Not Enough Insects?
A recent review by scientists in Australia of 73 historical studies of insect decline concluded that insect biodiversity is threatened worldwide, and 40 per cent of insect species are threatened with extinction over the next few decades. But there is a puzzle. The classes that are declining fastest are butterflies, bees and dung beetles. No one is going out of their way to eliminate them. Other insects that we attack deliberately and for which extinction would be a cause for celebration are doing well.
Aedes aegypti is a blood-sucking mosquito that transmits yellow fever, dengue, chikungunya, and zika viruses. Science-based efforts to attack the habitats of its larvae were started in Cuba in 1901 by William Gorgas, a US Army medical officer. The Pan-American Sanitary Bureau started vigorous national mosquito control programmes in 1947. Eradication of Aedes aegypti from the whole of Brazil was declared in 1958. DDT was central to the success. But in the late 1970s the mosquito came back. Dengue outbreaks signalled its return. Its source was in Venezuela. It has spread south in Brazil ever since. Zika transmission started in 2015. It continues.
Aedes aegypti larvae live in small collections of water; in tree rot holes and in discarded rubbish. The Phlebotomus and Lutzomyia sandflies, which transmit leishmaniasis, live in dry environments. Like Aedes, the sandflies are doing well. There are up to two million cases of leishmaniasis every year in Africa, Asia and South America; the number is almost certainly increasing.
Bluetongue is a virus disease of ruminants that is particularly severe in high-value breeds of sheep and some kinds of deer. It is transmitted by midges. In 2006 for the first time it caused outbreaks in northern Europe. Global warming was thought to be encouraging the most important midge vector species, Culicoides imicola, to spread north. But captures of more than 34,000 midges during an outbreak in the Netherlands found 16 different species, including the Highland midge, Culicoides impunctatus, but no imicola. Some of these species breed in dung, others in forest leaf litter, some in compost heaps, and others in rotting mushrooms. Some could spread the virus. Others could not. So it would be wrong to make any generalisations about ‘the midge’, given how many species there are. Highland midge larvae prefer to live in bogs containing sphagnum moss, rushes and moor grass: 2018 was a bumper year for them in Scotland, with three incidence peaks instead of the usual two.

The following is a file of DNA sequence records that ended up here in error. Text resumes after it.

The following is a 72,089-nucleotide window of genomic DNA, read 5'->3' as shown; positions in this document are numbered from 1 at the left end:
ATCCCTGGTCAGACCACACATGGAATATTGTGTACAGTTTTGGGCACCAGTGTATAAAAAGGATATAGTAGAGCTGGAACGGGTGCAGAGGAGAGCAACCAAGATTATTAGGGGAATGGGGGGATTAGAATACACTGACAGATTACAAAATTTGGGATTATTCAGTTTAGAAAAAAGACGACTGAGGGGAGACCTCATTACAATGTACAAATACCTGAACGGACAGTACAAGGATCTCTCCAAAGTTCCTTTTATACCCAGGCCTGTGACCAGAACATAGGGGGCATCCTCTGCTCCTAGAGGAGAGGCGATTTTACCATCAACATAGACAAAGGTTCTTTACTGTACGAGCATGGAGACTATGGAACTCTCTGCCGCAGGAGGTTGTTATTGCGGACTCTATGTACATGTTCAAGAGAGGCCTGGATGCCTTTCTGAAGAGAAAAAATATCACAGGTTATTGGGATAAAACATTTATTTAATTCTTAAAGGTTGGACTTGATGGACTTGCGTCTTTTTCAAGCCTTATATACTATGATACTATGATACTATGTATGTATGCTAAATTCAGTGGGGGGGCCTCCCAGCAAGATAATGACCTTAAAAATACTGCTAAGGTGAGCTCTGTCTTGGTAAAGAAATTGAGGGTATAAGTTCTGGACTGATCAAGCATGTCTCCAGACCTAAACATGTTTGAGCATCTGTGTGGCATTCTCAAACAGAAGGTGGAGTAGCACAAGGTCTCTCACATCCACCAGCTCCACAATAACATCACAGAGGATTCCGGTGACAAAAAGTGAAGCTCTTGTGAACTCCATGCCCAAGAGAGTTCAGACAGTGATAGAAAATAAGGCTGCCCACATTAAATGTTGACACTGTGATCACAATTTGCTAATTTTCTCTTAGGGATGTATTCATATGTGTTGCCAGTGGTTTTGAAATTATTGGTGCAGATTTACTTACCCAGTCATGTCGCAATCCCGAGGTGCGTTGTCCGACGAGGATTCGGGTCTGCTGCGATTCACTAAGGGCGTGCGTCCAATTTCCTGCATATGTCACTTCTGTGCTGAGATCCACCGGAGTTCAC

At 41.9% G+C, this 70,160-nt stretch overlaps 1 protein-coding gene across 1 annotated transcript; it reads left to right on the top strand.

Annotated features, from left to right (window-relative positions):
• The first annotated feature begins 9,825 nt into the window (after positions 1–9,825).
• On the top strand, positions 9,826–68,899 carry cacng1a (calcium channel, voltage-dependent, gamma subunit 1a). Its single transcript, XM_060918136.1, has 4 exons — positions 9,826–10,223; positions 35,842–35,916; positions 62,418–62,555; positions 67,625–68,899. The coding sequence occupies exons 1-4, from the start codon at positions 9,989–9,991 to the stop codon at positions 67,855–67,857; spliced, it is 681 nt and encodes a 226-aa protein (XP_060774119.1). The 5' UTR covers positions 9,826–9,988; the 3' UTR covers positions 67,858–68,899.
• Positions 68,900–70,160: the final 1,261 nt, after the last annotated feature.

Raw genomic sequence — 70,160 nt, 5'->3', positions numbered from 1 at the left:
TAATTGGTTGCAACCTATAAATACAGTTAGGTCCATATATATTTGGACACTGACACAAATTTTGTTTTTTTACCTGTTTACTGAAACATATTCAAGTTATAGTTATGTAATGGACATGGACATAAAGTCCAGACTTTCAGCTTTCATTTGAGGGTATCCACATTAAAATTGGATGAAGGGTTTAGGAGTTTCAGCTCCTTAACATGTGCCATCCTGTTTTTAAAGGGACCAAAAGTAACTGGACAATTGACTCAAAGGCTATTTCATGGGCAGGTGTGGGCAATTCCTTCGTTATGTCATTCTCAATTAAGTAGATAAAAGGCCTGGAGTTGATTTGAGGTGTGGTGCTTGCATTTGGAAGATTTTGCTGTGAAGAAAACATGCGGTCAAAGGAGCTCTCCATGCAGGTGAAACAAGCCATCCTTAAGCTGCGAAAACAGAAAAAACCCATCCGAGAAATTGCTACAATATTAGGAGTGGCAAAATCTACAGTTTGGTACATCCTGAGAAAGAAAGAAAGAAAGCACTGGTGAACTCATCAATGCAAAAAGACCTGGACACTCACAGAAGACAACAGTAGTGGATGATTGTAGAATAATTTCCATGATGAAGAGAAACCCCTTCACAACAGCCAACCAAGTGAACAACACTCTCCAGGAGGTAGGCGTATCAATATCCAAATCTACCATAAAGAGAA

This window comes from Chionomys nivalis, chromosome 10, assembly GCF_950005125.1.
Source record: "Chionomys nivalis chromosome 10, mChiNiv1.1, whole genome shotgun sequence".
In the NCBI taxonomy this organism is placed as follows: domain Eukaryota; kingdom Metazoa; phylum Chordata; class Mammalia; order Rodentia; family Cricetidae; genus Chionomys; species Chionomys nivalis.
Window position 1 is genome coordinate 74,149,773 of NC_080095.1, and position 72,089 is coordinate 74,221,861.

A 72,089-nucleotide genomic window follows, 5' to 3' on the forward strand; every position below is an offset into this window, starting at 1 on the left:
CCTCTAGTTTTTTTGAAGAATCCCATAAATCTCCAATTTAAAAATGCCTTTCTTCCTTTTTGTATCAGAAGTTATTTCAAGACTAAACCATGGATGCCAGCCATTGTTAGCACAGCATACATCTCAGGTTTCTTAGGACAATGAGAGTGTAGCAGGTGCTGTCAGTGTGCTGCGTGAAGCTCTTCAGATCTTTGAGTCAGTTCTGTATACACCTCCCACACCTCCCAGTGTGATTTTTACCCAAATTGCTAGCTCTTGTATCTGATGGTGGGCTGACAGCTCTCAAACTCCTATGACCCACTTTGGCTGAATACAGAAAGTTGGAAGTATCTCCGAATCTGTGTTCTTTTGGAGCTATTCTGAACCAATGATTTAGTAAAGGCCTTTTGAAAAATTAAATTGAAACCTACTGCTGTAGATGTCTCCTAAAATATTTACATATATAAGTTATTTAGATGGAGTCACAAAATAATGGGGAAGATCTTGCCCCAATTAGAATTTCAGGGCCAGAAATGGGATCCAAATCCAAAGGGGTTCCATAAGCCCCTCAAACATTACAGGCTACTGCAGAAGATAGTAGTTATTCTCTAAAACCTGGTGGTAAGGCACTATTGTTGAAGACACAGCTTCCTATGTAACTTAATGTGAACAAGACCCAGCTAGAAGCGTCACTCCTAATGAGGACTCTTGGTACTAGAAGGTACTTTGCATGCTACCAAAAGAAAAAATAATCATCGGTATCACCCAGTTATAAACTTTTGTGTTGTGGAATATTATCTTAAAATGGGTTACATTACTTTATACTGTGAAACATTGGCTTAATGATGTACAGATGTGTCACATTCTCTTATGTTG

I started collecting flies a long time ago. Personal experience does not support the notion that they are doomed, even if some have experienced dietary shortages. Sewage drains are no longer open. And the popularity of cremation has made Conicera tibialis, the coffin fly (which prefers well matured corpses buried deep), to seek other meals.
Modernity is not always bad for biodiversity. Plantations of pine trees used to be denigrated. But the aphids that live on them are food for the larvae of Eriozona syrphoides, a handsome, bumble-bee mimicking hover fly: I was the first to find it in Britain, more than fifty years ago, in the north of England. It now occurs in Wales and Scotland too. It is hard to spot, because it flies fast and doesn’t linger on the flowers that it pollinates when it is disturbed. Not so the kelp fly, Coelopa. Earlier this year I needed a shovel to get rid of the mass of them that had invaded my Banffshire house. They had come from the big mounds of Laminaria seaweed built up against the north-facing sea wall thirty feet away, built after the devastating 1953 North Sea storm surge. Another example of human activity helping the entomofauna.